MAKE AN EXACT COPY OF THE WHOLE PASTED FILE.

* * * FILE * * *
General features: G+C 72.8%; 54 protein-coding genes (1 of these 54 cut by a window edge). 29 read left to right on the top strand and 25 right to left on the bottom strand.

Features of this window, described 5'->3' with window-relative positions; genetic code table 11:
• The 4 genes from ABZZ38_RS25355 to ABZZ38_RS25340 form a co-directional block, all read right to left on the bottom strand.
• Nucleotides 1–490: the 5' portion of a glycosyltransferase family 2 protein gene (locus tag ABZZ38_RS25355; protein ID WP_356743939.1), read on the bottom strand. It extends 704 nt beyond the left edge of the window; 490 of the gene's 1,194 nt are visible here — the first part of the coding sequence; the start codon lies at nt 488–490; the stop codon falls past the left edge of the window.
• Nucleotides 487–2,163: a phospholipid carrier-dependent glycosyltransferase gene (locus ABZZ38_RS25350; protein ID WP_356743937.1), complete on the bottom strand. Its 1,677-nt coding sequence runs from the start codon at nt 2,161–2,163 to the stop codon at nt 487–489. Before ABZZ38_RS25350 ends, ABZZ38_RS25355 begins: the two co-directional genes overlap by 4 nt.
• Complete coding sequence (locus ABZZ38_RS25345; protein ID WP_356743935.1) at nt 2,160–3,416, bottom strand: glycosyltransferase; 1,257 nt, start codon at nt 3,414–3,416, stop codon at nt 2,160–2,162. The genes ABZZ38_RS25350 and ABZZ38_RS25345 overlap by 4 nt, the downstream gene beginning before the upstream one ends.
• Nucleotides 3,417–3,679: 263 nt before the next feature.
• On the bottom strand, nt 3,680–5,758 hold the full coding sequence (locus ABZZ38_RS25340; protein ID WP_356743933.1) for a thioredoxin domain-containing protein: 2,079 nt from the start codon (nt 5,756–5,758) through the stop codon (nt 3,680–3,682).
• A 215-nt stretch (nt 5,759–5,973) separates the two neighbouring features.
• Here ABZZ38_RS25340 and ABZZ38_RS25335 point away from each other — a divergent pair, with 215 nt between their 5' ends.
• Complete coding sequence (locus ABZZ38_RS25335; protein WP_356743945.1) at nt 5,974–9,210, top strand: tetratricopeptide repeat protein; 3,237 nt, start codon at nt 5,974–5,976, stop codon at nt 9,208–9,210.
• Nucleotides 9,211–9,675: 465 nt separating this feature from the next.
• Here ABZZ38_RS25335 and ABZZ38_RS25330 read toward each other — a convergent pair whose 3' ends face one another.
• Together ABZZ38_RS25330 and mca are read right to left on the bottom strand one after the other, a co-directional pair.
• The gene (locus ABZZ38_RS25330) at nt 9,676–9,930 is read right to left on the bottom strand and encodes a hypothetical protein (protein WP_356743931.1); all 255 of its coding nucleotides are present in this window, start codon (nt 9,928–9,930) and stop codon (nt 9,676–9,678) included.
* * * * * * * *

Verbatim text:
General features: G+C 72.8%; 54 protein-coding genes (1 of these 54 cut by a window edge). 29 read left to right on the top strand and 25 right to left on the bottom strand.

Features of this window, described 5'->3' with window-relative positions; genetic code table 11:
• The 4 genes from ABZZ38_RS25355 to ABZZ38_RS25340 form a co-directional block, all read right to left on the bottom strand.
• Nucleotides 1–490: the 5' portion of a glycosyltransferase family 2 protein gene (locus tag ABZZ38_RS25355; protein ID WP_356743939.1), read on the bottom strand. It extends 704 nt beyond the left edge of the window; 490 of the gene's 1,194 nt are visible here — the first part of the coding sequence; the start codon lies at nt 488–490; the stop codon falls past the left edge of the window.
• Nucleotides 487–2,163: a phospholipid carrier-dependent glycosyltransferase gene (locus ABZZ38_RS25350; protein ID WP_356743937.1), complete on the bottom strand. Its 1,677-nt coding sequence runs from the start codon at nt 2,161–2,163 to the stop codon at nt 487–489. Before ABZZ38_RS25350 ends, ABZZ38_RS25355 begins: the two co-directional genes overlap by 4 nt.
• Complete coding sequence (locus ABZZ38_RS25345; protein ID WP_356743935.1) at nt 2,160–3,416, bottom strand: glycosyltransferase; 1,257 nt, start codon at nt 3,414–3,416, stop codon at nt 2,160–2,162. The genes ABZZ38_RS25350 and ABZZ38_RS25345 overlap by 4 nt, the downstream gene beginning before the upstream one ends.
• Nucleotides 3,417–3,679: 263 nt before the next feature.
• On the bottom strand, nt 3,680–5,758 hold the full coding sequence (locus ABZZ38_RS25340; protein ID WP_356743933.1) for a thioredoxin domain-containing protein: 2,079 nt from the start codon (nt 5,756–5,758) through the stop codon (nt 3,680–3,682).
• A 215-nt stretch (nt 5,759–5,973) separates the two neighbouring features.
• Here ABZZ38_RS25340 and ABZZ38_RS25335 point away from each other — a divergent pair, with 215 nt between their 5' ends.
• Complete coding sequence (locus ABZZ38_RS25335; protein WP_356743945.1) at nt 5,974–9,210, top strand: tetratricopeptide repeat protein; 3,237 nt, start codon at nt 5,974–5,976, stop codon at nt 9,208–9,210.
• Nucleotides 9,211–9,675: 465 nt separating this feature from the next.
• Here ABZZ38_RS25335 and ABZZ38_RS25330 read toward each other — a convergent pair whose 3' ends face one another.
• Together ABZZ38_RS25330 and mca are read right to left on the bottom strand one after the other, a co-directional pair.
• The gene (locus ABZZ38_RS25330) at nt 9,676–9,930 is read right to left on the bottom strand and encodes a hypothetical protein (protein WP_356743931.1); all 255 of its coding nucleotides are present in this window, start codon (nt 9,928–9,930) and stop codon (nt 9,676–9,678) included.